Three key B.C. political issues to watch in 2015
Since Christy Clark took over as Premier of British Columbia, she has convened the Legislature in Victoria so seldomly that it’s easy to forget about provincial politics altogether.
With a federal election looming sometime in 2015, and the next B.C. election still more than two years away, it would be easy to let Clark and the B.C. Liberals continue to fly under the media radar. But that would be a terrible mistake.
Under the Canadian system, the provincial government wields key powers. Premier Clark clearly prefers “governing” without messy legislative process and debate. Put less charitably, she prefers a permanent campaign, and a permanent sales pitch, to democracy.
There are a number of key issues to watch in this New Year.
For starters, we need to pay close attention to what initiatives Clark and the Liberals roll-out with respect to education, after last year’s bitter and protracted labour dispute with the B.C. teachers.
On Jan. 29, Education Minister Peter Fassbender, who antagonized B.C.’s public school teachers to no end last summer, will unveil a so-called Innovation Strategy, which he claims will aim to put “education transformation into action by working with other schools and post-secondary researchers to gather evidence that shows actions are improving student success.” That’s a mouthful, but what education advocates are really looking for in 2015 is a commitment by the B.C. government to at last, after years of being rebuked in the Courts, address the issue of class size.
Vancouver School Board (VSB) Trustee and public education advocate Patti Bacchus, who unfortunately is not continuing as the Chair of the VSB thanks to a cynical move by new Green Party Trustee Janet Fraser, noted on social media that the B.C. government’s Jan. 29 event features five men and no women, “Good grief. All male experts coming to B.C. to talk about future of #bced.”
In addition to education, the environment will be a key issue in 2015. Last summer’s disastrous tailings pond breach at Mount Polley ranks as the worst such mining disaster in the province’s history. There needs to be a much more thorough investigation of what the B.C. government knew and did about Mount Polley prior to the breach, and also more scrutiny of how they have deregulated the mining industry in general. Clark sold herself as someone who would “cut red tape” to help big business; now that a disaster of this magnitude has happened, it’s time to put that kind of pro-corporate rhetoric in question.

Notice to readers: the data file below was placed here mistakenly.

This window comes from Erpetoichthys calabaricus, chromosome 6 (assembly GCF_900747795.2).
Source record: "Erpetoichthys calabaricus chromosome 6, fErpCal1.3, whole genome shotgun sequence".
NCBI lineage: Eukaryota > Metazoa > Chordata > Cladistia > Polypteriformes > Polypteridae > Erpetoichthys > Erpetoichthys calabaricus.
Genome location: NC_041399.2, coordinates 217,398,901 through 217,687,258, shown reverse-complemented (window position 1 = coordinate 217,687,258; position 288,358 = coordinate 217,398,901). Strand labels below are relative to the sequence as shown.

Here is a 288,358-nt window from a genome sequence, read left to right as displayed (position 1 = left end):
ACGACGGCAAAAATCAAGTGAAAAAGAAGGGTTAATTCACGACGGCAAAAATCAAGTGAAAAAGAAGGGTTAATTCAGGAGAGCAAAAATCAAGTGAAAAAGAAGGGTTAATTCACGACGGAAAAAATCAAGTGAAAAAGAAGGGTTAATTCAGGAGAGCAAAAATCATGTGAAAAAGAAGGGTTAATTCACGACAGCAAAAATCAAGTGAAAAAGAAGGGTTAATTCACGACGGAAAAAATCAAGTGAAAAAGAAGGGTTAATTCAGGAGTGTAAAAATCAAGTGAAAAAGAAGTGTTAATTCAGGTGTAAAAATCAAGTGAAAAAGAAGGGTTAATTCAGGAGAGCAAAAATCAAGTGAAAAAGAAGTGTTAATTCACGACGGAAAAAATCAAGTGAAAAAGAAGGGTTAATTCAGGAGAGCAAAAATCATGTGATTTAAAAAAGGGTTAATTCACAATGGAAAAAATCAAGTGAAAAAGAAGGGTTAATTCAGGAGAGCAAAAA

First Nations are taking the lead on this front. In the wake of the Polley spill, the chief of the Neskonlith band issued an eviction notice to Imperial Metals, specifically ordering the company not to proceed with its planned zinc and lead mine at Ruddock Creek, located northeast of Kamloops near the Upper Adams River.
Finally, in 2015, all eyes should be on the government’s grandiose plans for Liquified Natural Gas (LNG) exports. Christy Clark and the B.C. Liberals pulled off their stunning, come-from-behind election win in May 2013 with a campaign centred on the promised windfall B.C. would get from the development of LNG. Clark went so far as to refer to this industry as a “$1 trillion” windfall for B.C., linking this coming boom in gas exports with a promise to eliminate the provincial debt.
All this LNG hype could evaporate into thin air, however, with world oil and gas prices plummeting and more jurisdictions developing new and competing gas export projects. Even the Business Council of British Columbia showed extreme skepticism in a recent report, noting that “only a fraction of the 19 LNG projects listed in the [government] inventory” were ever likely to come online.
On top of the question of whether LNG will ever really happen, of course, is the small matter of the contribution yet more oil and gas extraction would have on the global fight against climate change. The B.C. government has legislation on the books requiring it to reduce emissions, but Christy Clark rarely if ever mentions that anymore.
Premier Clark seems more at home selling LNG and other corporate projects abroad than debating policy in Victoria. It’s up to us – the media, civil society and the public at large – to help make up this democratic deficit. A decent, sustainable future for B.C. is at stake.